I use multiple forms of evidence to assess the degree to which my students develop various facets of understanding. Since I teach primarily for understanding—not recall—much of the evidence I gather represents students’ insight into and performance on authentic tasks over time. For example, I require students to discuss and write about their evolving understanding of how their own schooling experience interrelates with race, gender, ethnicity, class, culture, language, and other important social constructs. The resulting oral and written evidence gives me useful insight into my students’ understanding-in-progress. And by asking my students to carefully consider how they co-constructed that evidence through interaction with me and their peers, I try to help them develop greater intellectual autonomy and deeper understandings of learning.
I apply a constructivist approach to instruction. I think that learning is a continuous, creative process of constructing meaning through exploration, interaction, and reflection. And I believe that this process is best stimulated by new and varied experiences. Important, too, is critical examination of preferred understandings and normative beliefs and practices—others’ and one’s own. My instruction assumes a model of learning as engagement in communities of practice. Since participation in learning communities depends not only on individual knowledge and skill but also on understanding, I design my lessons and select my teaching strategies and materials with students’ capacity for participation in mind. Furthermore, I try to be sensitive to my students’ diverse styles of learning and understanding.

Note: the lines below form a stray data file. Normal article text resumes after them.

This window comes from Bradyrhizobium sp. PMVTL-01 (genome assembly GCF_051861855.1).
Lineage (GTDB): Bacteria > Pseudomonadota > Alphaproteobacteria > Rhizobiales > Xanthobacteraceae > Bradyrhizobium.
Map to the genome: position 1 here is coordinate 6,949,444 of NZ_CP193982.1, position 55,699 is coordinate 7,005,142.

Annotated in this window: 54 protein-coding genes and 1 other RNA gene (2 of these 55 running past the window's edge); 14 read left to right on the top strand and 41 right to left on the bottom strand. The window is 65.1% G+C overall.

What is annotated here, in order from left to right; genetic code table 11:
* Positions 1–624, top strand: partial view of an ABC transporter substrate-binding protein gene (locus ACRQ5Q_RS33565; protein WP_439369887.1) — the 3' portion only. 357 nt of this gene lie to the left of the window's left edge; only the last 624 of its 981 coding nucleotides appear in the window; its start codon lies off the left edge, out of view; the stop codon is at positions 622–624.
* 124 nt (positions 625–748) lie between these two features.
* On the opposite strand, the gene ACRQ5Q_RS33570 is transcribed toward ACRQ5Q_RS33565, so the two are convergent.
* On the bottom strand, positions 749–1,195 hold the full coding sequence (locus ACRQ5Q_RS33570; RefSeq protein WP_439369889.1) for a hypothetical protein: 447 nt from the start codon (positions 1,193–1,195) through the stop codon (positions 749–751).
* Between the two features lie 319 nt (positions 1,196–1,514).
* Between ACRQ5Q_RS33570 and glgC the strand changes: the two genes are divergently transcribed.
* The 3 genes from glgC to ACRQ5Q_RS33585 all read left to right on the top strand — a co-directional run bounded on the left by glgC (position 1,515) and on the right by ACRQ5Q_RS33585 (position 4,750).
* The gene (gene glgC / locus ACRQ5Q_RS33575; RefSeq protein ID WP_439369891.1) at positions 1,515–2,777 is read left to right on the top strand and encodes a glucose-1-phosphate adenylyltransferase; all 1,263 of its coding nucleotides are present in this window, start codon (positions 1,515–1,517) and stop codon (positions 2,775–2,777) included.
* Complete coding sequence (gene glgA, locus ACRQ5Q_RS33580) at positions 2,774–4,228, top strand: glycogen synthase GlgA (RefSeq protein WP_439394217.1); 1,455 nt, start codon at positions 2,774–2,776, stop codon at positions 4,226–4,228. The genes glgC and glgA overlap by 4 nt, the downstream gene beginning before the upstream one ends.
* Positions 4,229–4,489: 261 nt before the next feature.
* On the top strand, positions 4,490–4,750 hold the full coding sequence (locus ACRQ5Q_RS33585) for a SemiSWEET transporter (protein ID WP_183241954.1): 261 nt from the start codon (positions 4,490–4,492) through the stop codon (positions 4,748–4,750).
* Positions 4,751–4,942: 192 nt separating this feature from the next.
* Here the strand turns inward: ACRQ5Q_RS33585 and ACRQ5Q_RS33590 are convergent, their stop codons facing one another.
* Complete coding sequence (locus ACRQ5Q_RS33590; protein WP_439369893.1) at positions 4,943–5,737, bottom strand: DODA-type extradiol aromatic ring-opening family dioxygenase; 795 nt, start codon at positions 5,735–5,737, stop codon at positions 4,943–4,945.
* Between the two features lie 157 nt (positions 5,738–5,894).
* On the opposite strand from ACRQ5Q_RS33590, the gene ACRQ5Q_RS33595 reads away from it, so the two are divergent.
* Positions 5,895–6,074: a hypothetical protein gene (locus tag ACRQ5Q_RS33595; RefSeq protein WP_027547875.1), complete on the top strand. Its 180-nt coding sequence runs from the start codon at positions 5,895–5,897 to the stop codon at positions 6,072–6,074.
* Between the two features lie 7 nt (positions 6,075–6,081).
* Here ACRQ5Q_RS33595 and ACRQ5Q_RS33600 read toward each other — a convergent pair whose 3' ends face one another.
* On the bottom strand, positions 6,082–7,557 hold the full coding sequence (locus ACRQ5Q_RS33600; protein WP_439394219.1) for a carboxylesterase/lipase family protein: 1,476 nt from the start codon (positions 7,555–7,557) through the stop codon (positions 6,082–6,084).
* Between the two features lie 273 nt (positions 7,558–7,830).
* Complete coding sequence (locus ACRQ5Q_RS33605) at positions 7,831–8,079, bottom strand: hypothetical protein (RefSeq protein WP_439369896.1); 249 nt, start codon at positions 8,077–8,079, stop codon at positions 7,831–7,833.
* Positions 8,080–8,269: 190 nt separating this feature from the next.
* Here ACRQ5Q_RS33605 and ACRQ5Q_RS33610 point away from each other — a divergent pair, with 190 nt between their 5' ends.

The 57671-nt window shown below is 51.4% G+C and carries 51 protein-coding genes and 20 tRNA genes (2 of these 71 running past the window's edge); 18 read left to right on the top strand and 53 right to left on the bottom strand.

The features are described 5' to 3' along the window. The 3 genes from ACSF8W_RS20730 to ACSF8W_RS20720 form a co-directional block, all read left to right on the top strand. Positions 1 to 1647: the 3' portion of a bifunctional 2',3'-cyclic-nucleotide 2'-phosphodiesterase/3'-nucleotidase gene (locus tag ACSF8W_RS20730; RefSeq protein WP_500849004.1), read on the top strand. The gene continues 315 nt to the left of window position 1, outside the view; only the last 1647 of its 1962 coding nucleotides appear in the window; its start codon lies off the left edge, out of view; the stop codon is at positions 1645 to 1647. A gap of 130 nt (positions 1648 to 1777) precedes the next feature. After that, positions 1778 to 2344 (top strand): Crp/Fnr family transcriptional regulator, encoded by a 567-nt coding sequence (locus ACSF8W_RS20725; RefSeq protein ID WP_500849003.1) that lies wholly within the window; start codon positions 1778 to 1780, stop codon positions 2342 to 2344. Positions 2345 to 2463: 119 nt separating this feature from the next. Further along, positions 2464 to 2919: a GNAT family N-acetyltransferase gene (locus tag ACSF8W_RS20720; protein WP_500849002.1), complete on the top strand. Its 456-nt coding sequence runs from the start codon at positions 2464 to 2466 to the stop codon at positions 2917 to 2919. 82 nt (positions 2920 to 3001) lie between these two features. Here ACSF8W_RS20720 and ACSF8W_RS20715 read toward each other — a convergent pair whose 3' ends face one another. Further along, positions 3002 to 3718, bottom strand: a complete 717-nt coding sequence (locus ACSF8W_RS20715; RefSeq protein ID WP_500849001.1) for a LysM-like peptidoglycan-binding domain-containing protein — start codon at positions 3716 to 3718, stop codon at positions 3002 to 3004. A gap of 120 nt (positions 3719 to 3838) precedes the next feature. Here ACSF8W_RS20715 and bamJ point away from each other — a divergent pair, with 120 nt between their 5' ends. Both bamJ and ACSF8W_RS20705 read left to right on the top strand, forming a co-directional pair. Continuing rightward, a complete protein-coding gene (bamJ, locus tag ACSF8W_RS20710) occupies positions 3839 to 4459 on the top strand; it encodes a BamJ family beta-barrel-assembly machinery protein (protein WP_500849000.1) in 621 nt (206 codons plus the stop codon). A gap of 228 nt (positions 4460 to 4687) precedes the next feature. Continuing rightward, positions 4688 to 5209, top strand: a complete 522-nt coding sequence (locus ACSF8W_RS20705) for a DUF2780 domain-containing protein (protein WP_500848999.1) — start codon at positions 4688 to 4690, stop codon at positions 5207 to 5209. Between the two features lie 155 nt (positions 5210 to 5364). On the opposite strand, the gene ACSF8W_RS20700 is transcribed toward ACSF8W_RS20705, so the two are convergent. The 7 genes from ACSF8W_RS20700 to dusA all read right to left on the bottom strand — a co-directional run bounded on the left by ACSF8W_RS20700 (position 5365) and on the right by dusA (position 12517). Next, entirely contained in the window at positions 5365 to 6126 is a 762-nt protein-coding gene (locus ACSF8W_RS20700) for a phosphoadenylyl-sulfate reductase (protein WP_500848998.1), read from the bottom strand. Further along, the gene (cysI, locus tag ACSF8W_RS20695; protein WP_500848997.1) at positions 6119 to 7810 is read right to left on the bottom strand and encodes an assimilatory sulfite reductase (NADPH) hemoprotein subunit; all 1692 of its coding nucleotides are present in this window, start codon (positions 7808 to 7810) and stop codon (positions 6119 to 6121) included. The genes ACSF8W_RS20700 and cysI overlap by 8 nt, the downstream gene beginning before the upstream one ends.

By extension, my teaching style invites students to actively participate in the construction of meaning. I encourage learning by cultivating a cooperative learning community among students and colleagues. I also provide opportunities for students to increase autonomous learning. Depending on the particular aims of a course or unit, I use direct instruction, coaching, and discussion in class to stimulate intellectual work. But, given that my course goals are primarily about developing deep understanding, my classes emphasize rational discussion stimulated by thought-provoking questions. Those in-class discussions engage readings, multimedia, out-of-class assignments, personal experiences, case studies, and student and guest presentations. My out-of-class assignments include individual and group activities and projects (e.g., research, learning journals, and civic engagement). To make my instruction authentic and to promote civic engagement, I am committed to community-based learning and university-community-school partnerships.
My teaching is an evolving logic of practice, a passionate pursuit, and a creative endeavor. And it is through teaching that I will continue to strive to meet my moral obligation, to “pay it forward.”